WENDY MACHANIK PROPERTIES
Reputations on the line
THERE’S NO QUESTION Purple Capital has seen better days. The heady highs of 230c/share in May 2007 are long forgotten, with its price currently trading at around 25c. And one has to ask whether it offers investors much. The stock has promised a lot but never really fulfilled its aspirations. So why not delist?
“If I could take it out at fair value then I would, but I can’t. And I promised myself I’m not going to be one of those guys who list at a price and then screw minorities by not realising any value and then delisting,” says Mark Barnes.
Essentially, the business has now pinned its hopes on derivatives trading firm Global Trader and sports betting startup Powerbet, which trades as Voltbet on the retail side. There’s a small treasury and corporate advisory business within the group, as well as a non-operating investment in micro-lender Real People South Africa that may over time yield rewards. But for 2011 the story is likely to be whether or not Global Trader continues to benefit from increased trade volumes and the anticipated explosion in sports betting in South Africa.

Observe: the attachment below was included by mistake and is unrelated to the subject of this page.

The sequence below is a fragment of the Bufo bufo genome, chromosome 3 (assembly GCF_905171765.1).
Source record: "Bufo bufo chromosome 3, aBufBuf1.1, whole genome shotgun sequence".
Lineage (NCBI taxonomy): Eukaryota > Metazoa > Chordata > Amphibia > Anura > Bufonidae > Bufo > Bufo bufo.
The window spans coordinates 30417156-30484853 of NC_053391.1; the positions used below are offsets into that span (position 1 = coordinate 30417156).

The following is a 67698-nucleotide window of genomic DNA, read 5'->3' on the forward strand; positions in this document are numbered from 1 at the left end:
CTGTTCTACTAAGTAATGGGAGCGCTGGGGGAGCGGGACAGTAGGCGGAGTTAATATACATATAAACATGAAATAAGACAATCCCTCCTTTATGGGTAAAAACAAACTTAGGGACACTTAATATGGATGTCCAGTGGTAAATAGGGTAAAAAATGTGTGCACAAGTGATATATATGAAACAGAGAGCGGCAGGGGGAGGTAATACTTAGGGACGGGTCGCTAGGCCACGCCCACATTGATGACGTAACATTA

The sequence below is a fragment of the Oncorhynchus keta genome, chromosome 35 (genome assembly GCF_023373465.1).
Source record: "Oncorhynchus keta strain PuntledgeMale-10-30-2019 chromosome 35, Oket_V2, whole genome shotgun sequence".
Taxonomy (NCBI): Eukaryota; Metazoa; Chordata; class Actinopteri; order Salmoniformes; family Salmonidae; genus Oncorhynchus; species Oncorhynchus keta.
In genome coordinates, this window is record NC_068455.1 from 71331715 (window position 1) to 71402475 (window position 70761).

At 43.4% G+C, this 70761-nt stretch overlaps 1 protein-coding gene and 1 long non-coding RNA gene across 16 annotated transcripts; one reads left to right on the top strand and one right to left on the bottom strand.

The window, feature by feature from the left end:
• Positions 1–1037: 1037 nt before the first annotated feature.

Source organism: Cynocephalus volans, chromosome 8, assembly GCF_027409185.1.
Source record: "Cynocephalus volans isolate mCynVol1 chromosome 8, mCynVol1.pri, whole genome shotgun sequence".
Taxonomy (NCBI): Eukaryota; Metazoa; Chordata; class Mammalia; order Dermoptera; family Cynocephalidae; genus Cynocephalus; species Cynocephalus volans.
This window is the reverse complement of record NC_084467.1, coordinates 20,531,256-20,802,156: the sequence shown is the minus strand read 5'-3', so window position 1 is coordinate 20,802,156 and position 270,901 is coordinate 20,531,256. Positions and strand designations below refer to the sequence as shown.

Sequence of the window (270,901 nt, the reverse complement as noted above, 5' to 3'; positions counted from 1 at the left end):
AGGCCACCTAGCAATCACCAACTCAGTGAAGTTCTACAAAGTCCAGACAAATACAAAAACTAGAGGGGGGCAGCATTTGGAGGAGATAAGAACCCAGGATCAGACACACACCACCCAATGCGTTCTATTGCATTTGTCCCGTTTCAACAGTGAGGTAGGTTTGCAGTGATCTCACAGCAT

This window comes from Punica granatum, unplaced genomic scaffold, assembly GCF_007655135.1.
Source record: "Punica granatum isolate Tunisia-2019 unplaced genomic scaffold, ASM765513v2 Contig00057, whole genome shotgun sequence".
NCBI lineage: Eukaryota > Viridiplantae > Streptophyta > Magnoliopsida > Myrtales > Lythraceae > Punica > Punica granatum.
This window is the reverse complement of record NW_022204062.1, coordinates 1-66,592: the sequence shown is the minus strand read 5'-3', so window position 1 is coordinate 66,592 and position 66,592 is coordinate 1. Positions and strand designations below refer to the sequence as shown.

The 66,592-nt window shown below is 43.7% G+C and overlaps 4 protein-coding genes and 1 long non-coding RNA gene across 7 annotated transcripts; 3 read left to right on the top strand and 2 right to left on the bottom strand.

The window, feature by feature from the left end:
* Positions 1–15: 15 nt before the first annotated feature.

With the blowout at its European operations and the collapse of competitor Dealstream, Global Trader still suffers from something of a credibility crisis. Its management is more likely to be found partying up a storm on the side of a racetrack or entertaining clients at Sandton’s more trendy nightclubs than a quiet day out with Johannesburg’s elite at Inanda Polo Club.
Yet it’s that “work hard, play hard” approach that’s seen Global Trader secure more than 3 200 retail clients and seen it continue to turn profits in its 2008 and 2009 financial years despite the global financial crisis.
Keith McLachlan, a small caps analyst at Thebe Securities, says the leaner Purple